I knew already when I replied, that I wouldn't be able to convince you
I'm not the guy to which you replied. This may explain why your reply seems so confused.
Nope - it doesn't work like that.
My point was that many of the "scientific" claims you were making were not backed by any actual science. You believe that some research had been done which had not been done. That's why I suggested you go looking for it. What do you call someone who tries to attribute scientific credibility to a claim not backed by actual science? Do you want to fall within that camp?
But why don't you propose a better way of testing a hypothesis than the process known as the scientific method? Scientists are practical people
First, there isn't some monolithic thing called "the scientific method", rigid and unchangeable. It, along with our understanding of science, changes over time and with the area of inquiry. This is an important point, often missed by laypersons without a formal background in science. (It seems to reveal a fundamental misunderstanding of science on your part.) There is an awful lot of misinformation about the nature of science, it's scope, and it's accomplishments spread by misguided science fans. That does surprising amount of harm to the public understanding of science. Far more harm, I suspect, than the nastiest creationist could ever hope to accomplish.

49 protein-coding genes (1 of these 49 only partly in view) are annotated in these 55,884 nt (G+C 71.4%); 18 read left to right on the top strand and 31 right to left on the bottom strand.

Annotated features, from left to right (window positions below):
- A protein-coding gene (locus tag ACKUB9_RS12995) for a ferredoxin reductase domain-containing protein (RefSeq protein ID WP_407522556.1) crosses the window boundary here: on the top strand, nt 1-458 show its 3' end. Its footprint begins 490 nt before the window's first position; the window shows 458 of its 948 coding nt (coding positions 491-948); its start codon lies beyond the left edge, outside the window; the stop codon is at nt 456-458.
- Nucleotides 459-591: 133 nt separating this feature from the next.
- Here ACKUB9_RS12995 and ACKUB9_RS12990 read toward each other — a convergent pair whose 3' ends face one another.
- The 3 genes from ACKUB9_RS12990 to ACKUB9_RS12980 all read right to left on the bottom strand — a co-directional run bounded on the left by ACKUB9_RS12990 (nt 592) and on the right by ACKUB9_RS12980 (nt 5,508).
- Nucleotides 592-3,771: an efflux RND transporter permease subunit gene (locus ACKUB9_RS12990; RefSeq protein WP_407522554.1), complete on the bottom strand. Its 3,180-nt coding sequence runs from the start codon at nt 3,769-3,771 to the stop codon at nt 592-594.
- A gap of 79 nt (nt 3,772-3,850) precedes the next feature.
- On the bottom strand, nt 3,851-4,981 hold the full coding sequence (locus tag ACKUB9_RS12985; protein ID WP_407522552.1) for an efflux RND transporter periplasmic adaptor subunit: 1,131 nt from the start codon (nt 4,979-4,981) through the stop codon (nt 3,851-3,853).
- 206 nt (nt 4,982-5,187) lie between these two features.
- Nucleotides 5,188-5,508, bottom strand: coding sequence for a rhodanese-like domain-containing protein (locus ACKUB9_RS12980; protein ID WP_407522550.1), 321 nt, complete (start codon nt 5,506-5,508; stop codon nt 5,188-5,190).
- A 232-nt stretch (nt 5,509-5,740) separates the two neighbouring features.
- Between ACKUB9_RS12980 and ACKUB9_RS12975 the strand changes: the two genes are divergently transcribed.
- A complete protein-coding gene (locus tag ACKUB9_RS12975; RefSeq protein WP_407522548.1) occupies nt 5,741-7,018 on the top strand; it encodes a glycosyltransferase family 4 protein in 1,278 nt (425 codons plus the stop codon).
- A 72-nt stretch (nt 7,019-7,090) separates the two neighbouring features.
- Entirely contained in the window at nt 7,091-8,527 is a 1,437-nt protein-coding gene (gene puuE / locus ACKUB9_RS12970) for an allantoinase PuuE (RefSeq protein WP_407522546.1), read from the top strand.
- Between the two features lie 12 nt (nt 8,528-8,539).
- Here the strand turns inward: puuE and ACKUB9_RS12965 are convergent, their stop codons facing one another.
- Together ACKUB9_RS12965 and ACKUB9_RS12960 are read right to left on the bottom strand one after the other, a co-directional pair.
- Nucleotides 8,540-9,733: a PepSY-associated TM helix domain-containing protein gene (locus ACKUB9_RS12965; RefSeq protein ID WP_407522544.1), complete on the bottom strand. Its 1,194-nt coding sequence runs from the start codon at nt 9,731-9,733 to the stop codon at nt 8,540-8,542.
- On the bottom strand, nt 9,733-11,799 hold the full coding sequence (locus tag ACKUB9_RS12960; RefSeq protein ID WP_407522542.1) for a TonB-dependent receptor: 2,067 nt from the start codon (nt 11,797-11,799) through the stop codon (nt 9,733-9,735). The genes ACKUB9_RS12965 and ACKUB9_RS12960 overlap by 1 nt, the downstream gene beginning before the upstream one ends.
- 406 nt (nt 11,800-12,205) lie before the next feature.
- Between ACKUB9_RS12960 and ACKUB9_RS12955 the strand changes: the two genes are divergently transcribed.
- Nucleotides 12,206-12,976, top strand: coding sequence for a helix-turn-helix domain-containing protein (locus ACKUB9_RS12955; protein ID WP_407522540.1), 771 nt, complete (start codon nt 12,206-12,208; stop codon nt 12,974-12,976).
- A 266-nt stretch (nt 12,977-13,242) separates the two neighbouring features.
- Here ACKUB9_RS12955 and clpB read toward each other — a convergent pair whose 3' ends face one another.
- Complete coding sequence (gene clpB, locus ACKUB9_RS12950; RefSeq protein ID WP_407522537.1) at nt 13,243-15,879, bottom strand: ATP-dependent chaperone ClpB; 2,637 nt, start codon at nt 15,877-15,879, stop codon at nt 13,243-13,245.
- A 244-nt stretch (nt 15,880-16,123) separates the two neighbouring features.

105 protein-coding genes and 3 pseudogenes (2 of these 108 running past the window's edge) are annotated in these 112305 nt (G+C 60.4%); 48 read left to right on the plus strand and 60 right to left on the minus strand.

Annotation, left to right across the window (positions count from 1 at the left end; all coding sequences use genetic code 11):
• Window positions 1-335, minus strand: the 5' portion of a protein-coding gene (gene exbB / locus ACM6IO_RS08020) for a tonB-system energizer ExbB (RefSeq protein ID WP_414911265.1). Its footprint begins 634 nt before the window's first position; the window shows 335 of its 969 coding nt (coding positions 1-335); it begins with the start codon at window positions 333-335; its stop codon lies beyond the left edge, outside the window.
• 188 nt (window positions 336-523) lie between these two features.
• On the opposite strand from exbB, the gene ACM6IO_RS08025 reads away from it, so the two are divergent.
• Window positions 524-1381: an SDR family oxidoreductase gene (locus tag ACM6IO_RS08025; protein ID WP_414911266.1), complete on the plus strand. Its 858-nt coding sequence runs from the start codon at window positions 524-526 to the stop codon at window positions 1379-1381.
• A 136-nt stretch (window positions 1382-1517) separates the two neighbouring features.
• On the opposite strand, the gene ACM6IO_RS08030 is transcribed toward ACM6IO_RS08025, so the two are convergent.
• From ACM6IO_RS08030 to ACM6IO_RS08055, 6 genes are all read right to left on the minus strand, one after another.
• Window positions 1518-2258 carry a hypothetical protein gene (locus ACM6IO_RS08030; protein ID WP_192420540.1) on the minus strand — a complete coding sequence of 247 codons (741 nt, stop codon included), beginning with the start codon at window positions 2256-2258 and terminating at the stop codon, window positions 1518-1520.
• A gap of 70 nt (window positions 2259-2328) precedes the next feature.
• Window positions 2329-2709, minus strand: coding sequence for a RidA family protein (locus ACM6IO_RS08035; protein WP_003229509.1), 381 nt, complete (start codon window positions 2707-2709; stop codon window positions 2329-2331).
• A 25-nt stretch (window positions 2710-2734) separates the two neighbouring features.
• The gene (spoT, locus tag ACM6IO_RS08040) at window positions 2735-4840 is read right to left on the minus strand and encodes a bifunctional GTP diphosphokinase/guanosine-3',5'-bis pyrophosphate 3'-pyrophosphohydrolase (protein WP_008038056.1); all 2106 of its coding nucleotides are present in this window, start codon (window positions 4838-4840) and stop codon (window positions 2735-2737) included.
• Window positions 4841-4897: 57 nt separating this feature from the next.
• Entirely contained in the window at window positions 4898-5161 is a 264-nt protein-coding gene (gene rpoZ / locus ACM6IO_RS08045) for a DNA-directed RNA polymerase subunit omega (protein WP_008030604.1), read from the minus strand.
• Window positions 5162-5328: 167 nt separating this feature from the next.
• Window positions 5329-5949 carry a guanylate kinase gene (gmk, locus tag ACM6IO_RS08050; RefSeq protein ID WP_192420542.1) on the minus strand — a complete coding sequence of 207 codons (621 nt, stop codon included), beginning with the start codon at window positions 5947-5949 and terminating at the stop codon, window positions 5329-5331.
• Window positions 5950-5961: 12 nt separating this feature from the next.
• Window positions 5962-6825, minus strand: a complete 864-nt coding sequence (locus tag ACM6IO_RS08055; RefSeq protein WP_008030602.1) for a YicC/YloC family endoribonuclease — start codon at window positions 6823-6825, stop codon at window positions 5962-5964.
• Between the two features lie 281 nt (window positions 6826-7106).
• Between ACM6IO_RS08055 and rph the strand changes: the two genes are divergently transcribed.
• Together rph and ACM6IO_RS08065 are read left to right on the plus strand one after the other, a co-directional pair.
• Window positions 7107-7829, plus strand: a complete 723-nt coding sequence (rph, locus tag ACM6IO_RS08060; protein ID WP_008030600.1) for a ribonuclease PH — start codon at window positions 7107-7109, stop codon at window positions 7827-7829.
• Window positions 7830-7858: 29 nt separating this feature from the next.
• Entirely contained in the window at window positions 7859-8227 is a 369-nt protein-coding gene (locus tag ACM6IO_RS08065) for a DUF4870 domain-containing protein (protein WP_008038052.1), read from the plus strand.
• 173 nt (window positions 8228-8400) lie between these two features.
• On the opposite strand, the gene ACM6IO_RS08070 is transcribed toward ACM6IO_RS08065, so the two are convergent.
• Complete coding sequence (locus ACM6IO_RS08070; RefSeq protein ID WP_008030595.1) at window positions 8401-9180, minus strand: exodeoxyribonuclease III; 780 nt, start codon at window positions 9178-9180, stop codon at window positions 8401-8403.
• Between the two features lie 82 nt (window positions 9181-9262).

As for something better, I'll remind you that science is not the end of epistemology. I'll add to that the simple fact that the scope of scientific inquiry is bounded. This has been understood for centuries. To deny this is to deny science. What purpose could that serve? So that more lay people can "believe" in some odd parody of science? What good will that do?
Bringing back an earlier objection: To credit to science things which are not science is the hallmark of pseudoscience. Be it scientific claims not backed by actual science or to expand the scope of science beyond its reach. I would assume that you'd rather not align yourself with pseudoscience. If that is the case, please, make sure that you're not spreading it in your quest to defend science. It is, presumably, counter to your goals.